2) Known Pest Host Range: Gladiolus is the only major host for Uromyces transversalis.

Evaluate the host range of the pest.

Score: 1

Low (1) has a very limited host range.

– Medium (2) has a moderate host range.

– High (3) has a wide host range.

3) Pest Dispersal Potential: Uromyces transversalis has high reproduction and dispersal potential.

Evaluate the natural and artificial dispersal potential of the pest.

Score: 3

– Low (1) does not have high reproductive or dispersal potential.

– Medium (2) has either high reproductive or dispersal potential.

High (3) has both high reproduction and dispersal potential.

4) Economic Impact: Gladiolus Rust is known to lower yields, could increase costs due to fungicide treatments for commercial producers, and could result in quarantines by other states or countries.

Evaluate the economic impact of the pest to California using the criteria below.

Economic Impact: A, B, C

A. The pest could lower crop yield.

B. The pest could lower crop value (includes increasing crop production costs).

C. The pest could trigger the loss of markets (includes quarantines).

D. The pest could negatively change normal cultural practices.

E. The pest can vector, or is vectored, by another pestiferous organism.

F. The organism is injurious or poisonous to agriculturally important animals.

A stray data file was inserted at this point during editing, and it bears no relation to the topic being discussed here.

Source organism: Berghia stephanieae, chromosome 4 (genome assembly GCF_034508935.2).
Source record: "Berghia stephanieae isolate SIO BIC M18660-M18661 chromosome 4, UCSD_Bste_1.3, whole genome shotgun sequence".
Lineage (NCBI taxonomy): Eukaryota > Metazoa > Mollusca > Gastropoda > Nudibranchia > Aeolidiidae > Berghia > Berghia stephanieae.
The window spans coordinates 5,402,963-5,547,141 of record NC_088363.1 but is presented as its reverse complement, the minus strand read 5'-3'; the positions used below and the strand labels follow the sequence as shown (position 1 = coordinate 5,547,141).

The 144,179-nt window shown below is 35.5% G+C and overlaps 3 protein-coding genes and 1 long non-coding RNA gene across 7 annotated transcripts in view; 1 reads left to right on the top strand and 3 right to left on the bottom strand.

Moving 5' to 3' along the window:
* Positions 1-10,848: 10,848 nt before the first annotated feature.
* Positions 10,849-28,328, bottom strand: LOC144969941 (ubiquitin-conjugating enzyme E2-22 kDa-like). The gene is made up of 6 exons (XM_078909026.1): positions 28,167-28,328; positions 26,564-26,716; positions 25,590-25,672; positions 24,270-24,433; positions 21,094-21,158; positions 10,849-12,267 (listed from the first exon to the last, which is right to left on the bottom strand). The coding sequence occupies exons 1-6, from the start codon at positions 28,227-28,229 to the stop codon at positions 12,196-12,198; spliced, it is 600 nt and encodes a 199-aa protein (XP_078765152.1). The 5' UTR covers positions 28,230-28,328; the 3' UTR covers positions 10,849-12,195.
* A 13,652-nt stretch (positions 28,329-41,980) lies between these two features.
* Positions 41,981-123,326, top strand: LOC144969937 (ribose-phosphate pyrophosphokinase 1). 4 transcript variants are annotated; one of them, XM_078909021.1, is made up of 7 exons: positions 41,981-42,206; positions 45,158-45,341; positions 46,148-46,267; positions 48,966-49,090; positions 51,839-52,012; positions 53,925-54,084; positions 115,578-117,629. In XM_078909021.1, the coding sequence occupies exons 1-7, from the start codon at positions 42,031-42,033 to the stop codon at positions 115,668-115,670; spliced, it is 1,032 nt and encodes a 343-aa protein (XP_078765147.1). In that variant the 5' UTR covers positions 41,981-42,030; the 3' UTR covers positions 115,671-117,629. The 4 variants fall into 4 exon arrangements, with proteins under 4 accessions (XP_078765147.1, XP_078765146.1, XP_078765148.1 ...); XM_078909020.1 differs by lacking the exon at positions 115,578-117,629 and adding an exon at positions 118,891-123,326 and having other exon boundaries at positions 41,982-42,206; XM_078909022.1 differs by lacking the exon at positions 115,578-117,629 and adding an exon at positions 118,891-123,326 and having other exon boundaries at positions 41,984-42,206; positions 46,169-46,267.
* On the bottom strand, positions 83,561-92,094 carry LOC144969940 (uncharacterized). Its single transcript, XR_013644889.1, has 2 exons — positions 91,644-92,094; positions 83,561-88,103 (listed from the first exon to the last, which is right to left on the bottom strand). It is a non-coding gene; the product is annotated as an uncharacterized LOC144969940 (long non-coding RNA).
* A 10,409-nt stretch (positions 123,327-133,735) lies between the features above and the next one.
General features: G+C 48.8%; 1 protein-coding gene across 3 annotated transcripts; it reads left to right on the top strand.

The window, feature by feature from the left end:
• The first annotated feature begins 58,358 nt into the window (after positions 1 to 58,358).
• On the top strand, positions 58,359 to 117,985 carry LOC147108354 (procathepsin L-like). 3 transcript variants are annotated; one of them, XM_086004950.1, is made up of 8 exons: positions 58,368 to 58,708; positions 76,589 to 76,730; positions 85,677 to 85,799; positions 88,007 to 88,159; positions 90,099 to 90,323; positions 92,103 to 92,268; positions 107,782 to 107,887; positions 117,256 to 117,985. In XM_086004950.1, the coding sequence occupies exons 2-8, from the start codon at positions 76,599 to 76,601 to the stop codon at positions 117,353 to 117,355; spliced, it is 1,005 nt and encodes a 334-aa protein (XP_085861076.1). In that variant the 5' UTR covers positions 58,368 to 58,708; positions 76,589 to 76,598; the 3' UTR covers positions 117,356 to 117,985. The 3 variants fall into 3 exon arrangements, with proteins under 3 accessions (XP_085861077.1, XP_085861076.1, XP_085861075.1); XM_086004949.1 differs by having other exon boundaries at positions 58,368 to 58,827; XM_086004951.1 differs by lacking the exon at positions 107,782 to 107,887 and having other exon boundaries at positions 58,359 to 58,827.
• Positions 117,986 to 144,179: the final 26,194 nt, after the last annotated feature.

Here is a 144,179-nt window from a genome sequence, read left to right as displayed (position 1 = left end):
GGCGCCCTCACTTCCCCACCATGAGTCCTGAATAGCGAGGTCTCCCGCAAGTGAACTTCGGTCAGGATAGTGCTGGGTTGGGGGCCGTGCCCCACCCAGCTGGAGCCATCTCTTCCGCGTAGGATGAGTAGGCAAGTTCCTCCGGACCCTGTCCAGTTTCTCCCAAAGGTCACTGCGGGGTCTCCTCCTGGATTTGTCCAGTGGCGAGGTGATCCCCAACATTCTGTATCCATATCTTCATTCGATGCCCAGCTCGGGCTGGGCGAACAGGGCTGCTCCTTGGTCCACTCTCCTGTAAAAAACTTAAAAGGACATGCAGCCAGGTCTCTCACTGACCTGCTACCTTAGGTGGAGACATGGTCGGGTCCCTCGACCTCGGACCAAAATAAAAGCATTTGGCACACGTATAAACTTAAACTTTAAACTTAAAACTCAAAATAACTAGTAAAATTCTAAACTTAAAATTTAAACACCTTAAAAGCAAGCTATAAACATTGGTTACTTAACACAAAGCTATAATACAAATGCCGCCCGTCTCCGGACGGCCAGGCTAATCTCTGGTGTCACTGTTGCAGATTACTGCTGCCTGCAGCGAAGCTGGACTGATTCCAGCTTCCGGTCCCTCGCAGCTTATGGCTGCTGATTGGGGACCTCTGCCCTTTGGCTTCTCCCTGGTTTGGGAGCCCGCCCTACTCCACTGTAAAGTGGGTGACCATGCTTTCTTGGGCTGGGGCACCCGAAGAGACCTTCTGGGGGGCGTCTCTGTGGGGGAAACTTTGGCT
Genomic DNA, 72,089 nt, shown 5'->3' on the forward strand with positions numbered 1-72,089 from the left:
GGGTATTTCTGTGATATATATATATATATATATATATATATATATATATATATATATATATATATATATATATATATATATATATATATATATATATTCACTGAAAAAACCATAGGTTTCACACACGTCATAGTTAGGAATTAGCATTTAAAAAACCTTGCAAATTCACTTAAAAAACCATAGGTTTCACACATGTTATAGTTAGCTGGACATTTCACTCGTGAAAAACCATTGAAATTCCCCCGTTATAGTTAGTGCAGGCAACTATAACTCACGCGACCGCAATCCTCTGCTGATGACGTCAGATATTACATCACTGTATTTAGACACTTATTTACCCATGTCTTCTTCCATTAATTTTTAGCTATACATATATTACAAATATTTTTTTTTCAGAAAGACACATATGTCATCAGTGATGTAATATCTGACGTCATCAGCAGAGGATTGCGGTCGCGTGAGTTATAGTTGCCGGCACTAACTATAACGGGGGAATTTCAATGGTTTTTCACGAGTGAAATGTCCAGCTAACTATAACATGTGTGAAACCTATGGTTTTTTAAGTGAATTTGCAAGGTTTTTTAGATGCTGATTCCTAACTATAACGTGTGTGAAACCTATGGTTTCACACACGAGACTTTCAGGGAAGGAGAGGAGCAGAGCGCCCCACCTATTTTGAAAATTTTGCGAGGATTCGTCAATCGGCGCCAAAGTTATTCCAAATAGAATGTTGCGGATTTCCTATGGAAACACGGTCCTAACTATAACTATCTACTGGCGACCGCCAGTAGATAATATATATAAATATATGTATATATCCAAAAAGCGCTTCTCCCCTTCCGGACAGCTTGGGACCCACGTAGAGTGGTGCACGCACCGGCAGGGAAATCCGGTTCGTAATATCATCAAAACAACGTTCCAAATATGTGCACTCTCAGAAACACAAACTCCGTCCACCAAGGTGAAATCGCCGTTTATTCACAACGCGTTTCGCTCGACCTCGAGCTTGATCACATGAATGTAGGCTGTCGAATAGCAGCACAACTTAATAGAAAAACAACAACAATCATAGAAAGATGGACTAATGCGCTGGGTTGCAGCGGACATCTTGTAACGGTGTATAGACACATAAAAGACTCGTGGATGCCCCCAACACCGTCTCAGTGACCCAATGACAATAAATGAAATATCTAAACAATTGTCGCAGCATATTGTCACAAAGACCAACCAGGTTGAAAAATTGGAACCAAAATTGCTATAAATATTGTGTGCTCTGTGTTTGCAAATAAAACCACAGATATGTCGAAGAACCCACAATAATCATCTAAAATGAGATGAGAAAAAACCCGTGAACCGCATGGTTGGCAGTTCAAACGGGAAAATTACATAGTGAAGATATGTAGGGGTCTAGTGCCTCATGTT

G. The organism can interfere with the delivery or supply of water for agricultural uses.

Economic Impact Score: 3

– Low (1) causes 0 or 1 of these impacts.

– Medium (2) causes 2 of these impacts.

High (3) causes 3 or more of these impacts.

5) Environmental Impact: Gladiolus rust could impact home/urban garden plantings.

Evaluate the environmental impact of the pest on California using the criteria below.

Environmental Impact: E

A. The pest could have a significant environmental impact such as lowering biodiversity, disrupting natural communities, or changing ecosystem processes.

B. The pest could directly affect threatened or endangered species.

C. The pest could impact threatened or endangered species by disrupting critical habitats.

D. The pest could trigger additional official or private treatment programs.

E. The pest significantly impacts cultural practices, home/urban gardening or ornamental plantings.

Environmental Impact Score: 2

– Low (1) causes none of the above to occur.

Medium (2) causes one of the above to occur.

– High (3) causes two or more of the above to occur.

Consequences of Introduction to California for Gladiolus Rust:

Add up the total score and include it here. 12

-Low = 5-8 points

-Medium = 9-12 points

-High = 13-15 points

6) Post Entry Distribution and Survey Information: Evaluate the known distribution in California. Only official records identified by a taxonomic expert and supported by voucher specimens deposited in natural history collections should be considered. Pest incursions that have been eradicated, are under eradication, or have been delimited with no further detections should not be included.

Evaluation is ‘High’. Gladiolus Rust has spread to at least 12 California counties since its first detection in 2006.